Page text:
Sunday October 21, 2018

Youth icons of Kerala call for tobacco-free educational institutions in the state

Educational institutions, which are the grooming grounds for creating responsible citizens, have to be kept tobacco-free, says Jayachandran

0
//
261
Tobacco
Use of Tobacco. Wikimedia Commons
Republish
Reprint

Thiruvananthapuram, August 24, 2016: Popular youth icons of Kerala have appealed to the state government and society to work towards making educational institutions here tobacco-free.

Popular music composer, singer and musician M. Jayachandran, state-award winning actor Parvathy Thiruvothu and Chairman of Kochi-based Startup Village Sanjay Vijayakumar have come together to fight the tobacco menace among youth.

Jayachandran said youngsters start off with cigarettes and tobacco and soon get lured by drugs. He said, “Educational institutions, which are the grooming grounds for creating responsible citizens, have to be kept tobacco-free.”

M. Jayachandran. Image source: Wikimedia Commons
M. Jayachandran. Image source: Wikimedia Commons

Follow NewsGram on Twitter

Vijayakumar said, “Kerala spends Rs 1,514 crore a year for cure and care of tobacco-induced cancers and other diseases. Educating youngsters about the ill-effects of tobacco use is important and campuses should be kept tobacco-free.”

Parvathy said that any form of substance abuse comes with a lot of humiliation. She said, “I wish the youth of this generation would explore life and experience the high of an addiction-free life.”

Follow NewsGram on Facebook

The Indian tobacco control law COTPA — Cigarettes or Other Tobacco Products Act 2003 — prohibits smoking in educational institutions and all forms of direct and indirect advertisements, promotion and sponsorships, besides prohibiting the sale of tobacco products within 100 yards of educational institutions. (IANS)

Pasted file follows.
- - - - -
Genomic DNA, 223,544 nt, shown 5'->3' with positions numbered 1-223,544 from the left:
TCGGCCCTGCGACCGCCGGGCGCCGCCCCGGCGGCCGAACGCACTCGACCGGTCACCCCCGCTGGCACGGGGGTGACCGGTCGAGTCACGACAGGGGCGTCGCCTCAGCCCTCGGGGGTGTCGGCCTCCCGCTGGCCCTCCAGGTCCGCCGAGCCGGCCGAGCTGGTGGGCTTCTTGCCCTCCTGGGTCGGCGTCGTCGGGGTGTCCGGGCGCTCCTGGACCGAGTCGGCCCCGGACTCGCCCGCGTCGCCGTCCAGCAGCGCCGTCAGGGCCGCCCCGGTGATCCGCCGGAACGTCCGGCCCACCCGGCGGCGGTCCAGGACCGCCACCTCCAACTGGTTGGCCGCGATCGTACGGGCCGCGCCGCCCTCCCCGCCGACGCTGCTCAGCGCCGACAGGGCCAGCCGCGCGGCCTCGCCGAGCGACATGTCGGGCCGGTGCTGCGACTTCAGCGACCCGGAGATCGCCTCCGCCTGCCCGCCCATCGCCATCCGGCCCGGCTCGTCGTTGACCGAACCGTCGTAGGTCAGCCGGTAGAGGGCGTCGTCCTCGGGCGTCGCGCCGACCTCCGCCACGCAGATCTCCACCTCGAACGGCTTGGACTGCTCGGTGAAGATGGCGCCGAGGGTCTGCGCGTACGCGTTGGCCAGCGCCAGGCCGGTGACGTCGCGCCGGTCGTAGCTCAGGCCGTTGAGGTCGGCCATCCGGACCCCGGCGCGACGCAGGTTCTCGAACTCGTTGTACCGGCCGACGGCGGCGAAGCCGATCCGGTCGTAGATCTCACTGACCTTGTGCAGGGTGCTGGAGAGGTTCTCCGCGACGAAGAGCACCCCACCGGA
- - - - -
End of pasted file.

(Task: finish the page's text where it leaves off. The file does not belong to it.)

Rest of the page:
ALSO READ:

Click here for reuse options!
Copyright 2016 NewsGram

Next Story

WHO Vows For Broader Action Against Tobacco

To prevent further interference by tobacco industry in public health policies, the strategy requires parties to the treaty to protect national public health policies "from commercial and other vested interests of the tobacco industry."

0
WHO
WHO vows tighter, broader action against tobacco, industry interference.

The World Health Organization (WHO) unveiled a global strategy on Saturday to scale up the tobacco control agenda over the next few years and to prevent further interference by tobacco industry in public health policies.

The strategy, titled the Medium-Term Strategic Framework (MTSF), aims to strengthen implementation of the WHO Framework Convention for Tobacco Control (FCTC), with a roadmap to guide the work of the convention parties, the secretariat and other stakeholders with regards to tobacco control from 2019 to 2025, Xinhua reported.

“The adoption of this strategy marks a key milestone in strengthening the FCTC,” said Vera Luiza da Costa e Silva, head of the WHO FCTC Secretariat. “This strategy provides a very clear path forward, with priorities and objectives to reinforce government policies and accelerate global action for more effective implementation of the tobacco control treaty.”

The strategy was concluded during the eighth session (COP8) of the FCTC, which brought together over 1,200 participants, including delegations from 148 parties to the global tobacco control treaty and representatives of UN agencies, other intergovernmental organisations and civil society.

They also agreed to maximize transparency to protect FCTC related sessions and proceedings from the intrusion of tobacco industry representatives and interests.

WHO
Director-General of the World Health Organization (WHO) Tedros Adhanom Ghebreyesus gives a news conference at the United Nations in Geneva, Switzerland, VOA

“More than ever, we need to stay the course and strengthen our commitment to ensure that FCTC efforts to protect and promote public health and sustainable development are not hijacked by the tobacco industry,” Costa e Silva said. “We must yield no ground to the tobacco industry.”

To prevent further interference by tobacco industry in public health policies, the strategy requires parties to the treaty to protect national public health policies “from commercial and other vested interests of the tobacco industry.”

In addition to tighter control actions, the parties also addressed the need for tobacco control efforts to integrate strategies to combat the destructive impacts of tobacco on the environment and sustainable development.

Also Read- Actor Varun Dhawan Thinks That People Took Time to Appreciate Him as a Good Actor

Since it came into force in 2005, the FCTC has resulted in national strategies and legislation that have introduced health warning on packages of tobacco and comprehensive bans on tobacco advertising, promotion and sponsorship.

As the only existing global intergovernmental meeting exclusively devoted to tobacco control, the FCTC COP has served as a platform for policy formulation and the adoption of implementation mechanisms by the parties to the convention. (IANS)